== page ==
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Mathematics in the Geosciences, September 2001  June 2002
Michael Ghil
Department of Atmospheric Sciences and
IGPP
University of CaliforniaLos Angeles
ghil@atmos.ucla.edu
http://webster.atmos.ucla.edu/~ghil/
William I. Newman
Departments of Earth and Space Sciences,
Physics and Astronomy, and Mathematics
University of CaliforniaLos Angeles
win@ucla.edu
Ferenc Varadi
Institute of Geophysics and Planetary Physics
University of CaliforniaLos Angeles
varadi@ucla.edu
Dynamical systems theory provides fundamental ideas and tools for the modeling, analysis, and prediction of the climate system. The successive bifurcation approach, in particular, has provided a systematic way to help understand increasingly complex climate behavior, in space and time. The ideas and tools of nonlinear dynamics are most easily grasped and applied in the context of lowdimensional models, but have been applied more recently to large and detailed models, such as the general circulation models used in atmospheric, oceanic, and climatesystem dynamics. The workshop will be dedicated to the systematic application of this approach to the full hierarchy of climate models. For didactic and methodological purposes, we shall emphasize relatively simple models with a clear mathematical description, such as paleoclimate models and their astronomical forcing.
Conservative Hamiltonian systems will be illustrated by models of planetary motion, while forceddissipative systems will be illustrated primarily by models of the Quaternary ice ages and other paleoclimate models. The study of the Solar System's stability has motivated many advances in dynamical systems theory. The workshop will emphasize the applications of these advances to the largely unsolved problems of the actual system's evolution on various time scales. Paleoclimate models will be formulated, based on physicochemical principles and the available empirical evidence, as closed mathematical systems. These systems will be analyzed and the results compared with the most recent information on past climate change.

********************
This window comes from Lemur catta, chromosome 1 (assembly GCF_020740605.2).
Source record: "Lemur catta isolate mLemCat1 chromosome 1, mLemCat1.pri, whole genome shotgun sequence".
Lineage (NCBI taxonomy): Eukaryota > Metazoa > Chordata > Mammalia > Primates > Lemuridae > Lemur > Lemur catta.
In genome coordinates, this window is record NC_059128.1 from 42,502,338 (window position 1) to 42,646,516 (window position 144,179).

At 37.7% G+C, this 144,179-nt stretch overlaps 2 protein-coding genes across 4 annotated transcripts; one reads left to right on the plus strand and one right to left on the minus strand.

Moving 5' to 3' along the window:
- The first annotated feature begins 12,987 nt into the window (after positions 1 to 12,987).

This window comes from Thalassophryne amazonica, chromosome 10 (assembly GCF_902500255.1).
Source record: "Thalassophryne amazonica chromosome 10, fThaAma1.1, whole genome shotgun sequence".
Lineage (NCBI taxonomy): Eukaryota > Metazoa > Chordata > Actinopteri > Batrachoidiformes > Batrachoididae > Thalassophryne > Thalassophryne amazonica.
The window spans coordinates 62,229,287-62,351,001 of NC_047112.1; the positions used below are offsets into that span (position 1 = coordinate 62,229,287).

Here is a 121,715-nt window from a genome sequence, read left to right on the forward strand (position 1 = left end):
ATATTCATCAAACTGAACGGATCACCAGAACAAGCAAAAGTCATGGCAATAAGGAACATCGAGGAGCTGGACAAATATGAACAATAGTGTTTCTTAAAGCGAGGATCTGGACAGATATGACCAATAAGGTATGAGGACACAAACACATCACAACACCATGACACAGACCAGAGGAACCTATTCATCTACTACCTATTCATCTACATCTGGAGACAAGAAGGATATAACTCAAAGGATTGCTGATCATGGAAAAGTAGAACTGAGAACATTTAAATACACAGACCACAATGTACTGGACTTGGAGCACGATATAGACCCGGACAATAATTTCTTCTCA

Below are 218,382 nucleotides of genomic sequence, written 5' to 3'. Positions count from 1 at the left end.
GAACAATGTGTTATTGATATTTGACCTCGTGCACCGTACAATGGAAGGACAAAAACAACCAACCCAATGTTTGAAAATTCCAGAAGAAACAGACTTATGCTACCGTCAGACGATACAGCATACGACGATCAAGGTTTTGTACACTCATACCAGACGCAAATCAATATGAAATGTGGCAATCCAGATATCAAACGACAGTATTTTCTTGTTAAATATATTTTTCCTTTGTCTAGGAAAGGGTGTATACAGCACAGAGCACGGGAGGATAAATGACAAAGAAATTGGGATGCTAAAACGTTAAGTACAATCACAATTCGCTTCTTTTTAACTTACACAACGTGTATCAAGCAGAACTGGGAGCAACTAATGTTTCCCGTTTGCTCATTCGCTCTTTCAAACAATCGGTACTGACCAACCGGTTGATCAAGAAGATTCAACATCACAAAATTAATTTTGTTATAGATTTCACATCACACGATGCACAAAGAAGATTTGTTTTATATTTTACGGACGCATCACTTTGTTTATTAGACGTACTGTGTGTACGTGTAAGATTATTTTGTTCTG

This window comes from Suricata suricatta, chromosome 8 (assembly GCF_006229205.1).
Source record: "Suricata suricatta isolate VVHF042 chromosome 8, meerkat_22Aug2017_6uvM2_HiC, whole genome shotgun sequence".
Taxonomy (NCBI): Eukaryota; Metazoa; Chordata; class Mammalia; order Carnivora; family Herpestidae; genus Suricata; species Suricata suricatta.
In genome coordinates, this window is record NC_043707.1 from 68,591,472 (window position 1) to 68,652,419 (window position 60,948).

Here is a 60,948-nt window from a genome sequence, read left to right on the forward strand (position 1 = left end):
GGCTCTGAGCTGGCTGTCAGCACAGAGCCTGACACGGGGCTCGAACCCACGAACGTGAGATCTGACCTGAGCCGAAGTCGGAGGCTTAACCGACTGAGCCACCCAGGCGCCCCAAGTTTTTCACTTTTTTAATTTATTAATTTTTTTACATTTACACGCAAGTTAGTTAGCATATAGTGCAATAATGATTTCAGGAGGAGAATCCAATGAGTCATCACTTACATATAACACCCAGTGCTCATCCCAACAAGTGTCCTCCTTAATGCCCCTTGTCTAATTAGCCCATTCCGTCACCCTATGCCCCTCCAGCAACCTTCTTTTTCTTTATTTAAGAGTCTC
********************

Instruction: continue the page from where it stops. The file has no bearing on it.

Keywords: bifurcations, celestial mechanics, climate dynamics, transitions
Monday  Tuesday 
MONDAY,
OCTOBER 29
All talks are in Lecture Hall EE/CS 3180 unless otherwise noted. 


8:30 am  Coffee and Registration 
Reception Room EE/CS 3176 

9:15 am  Douglas N. Arnold, Robert Gulliver, and Ferenc Varadi  Welcome and Introduction  
9:30 am  Joseph
A. Burns Cornell University 

10:30 am  Coffee Break  Reception Room EE/CS 3176  
11:00 am  William
I. Newman UCLA 
Numerical Integration, Lyapunov Exponents, and the Outer Solar System Slides: pdf (5MB) 

12:00 pm 
Lunch
Break


2:00 pm  Richard
Rand Cornell University 
A Nonlinear Quasiperiodic Mathieu Equation pdf (568KB) 

3:00 pm  Coffee Break  Reception Room EE/CS 3176  
3:30 pm  Wang
Sang Koon California Institute of Technology 
Invariant Manifolds, the ThreeBody Problem and a Petit Grand Tour of Jovian Moons 

4:40 pm  IMA
Tea/Reception
A variety of appetizers and beverages will be served. 
IMA East, 400 Lind Hall  
TUESDAY,
OCTOBER 30 All talks are in Lecture Hall EE/CS 3180 unless otherwise noted. 

8:30 am  Coffee  Reception Room EE/CS 3176  
9:30 am  James
F. Kasting Pennsylvania State University 

10:30 am  Coffee Break  Reception Room EE/CS 3176  
11:00 am  Michael
Ghil University of CaliforniaLos Angeles 

12:00 pm 
Lunch
Break


2:00 pm  Glen
R. Stewart University of Colorado 

3:00 pm  Coffee Break  Reception Room EE/CS 3176  
3:30 pm  Ferenc
Varadi University of CaliforniaLos Angeles 

4:45 pm  Illustrations:
Ferenc Varadi University of CaliforniaLos Angeles 
Simulation and time series analysis (software demonstration)  
WEDNESDAY,
OCTOBER
31
All talks are in Lecture Hall EE/CS 3180 unless otherwise noted. 

8:30 am  Coffee  Reception Room EE/CS 3176  
9:30 am  Roger
Temam Indiana University 
Some recent developments on the Primitive Equations  
10:30 am  Coffee Break  Reception Room EE/CS 3176  
11:00 am  Andrew
Majda New York University 
Mathematical Strategies for Stochastic Climate Modelling  
12:00 pm 
Lunch
Break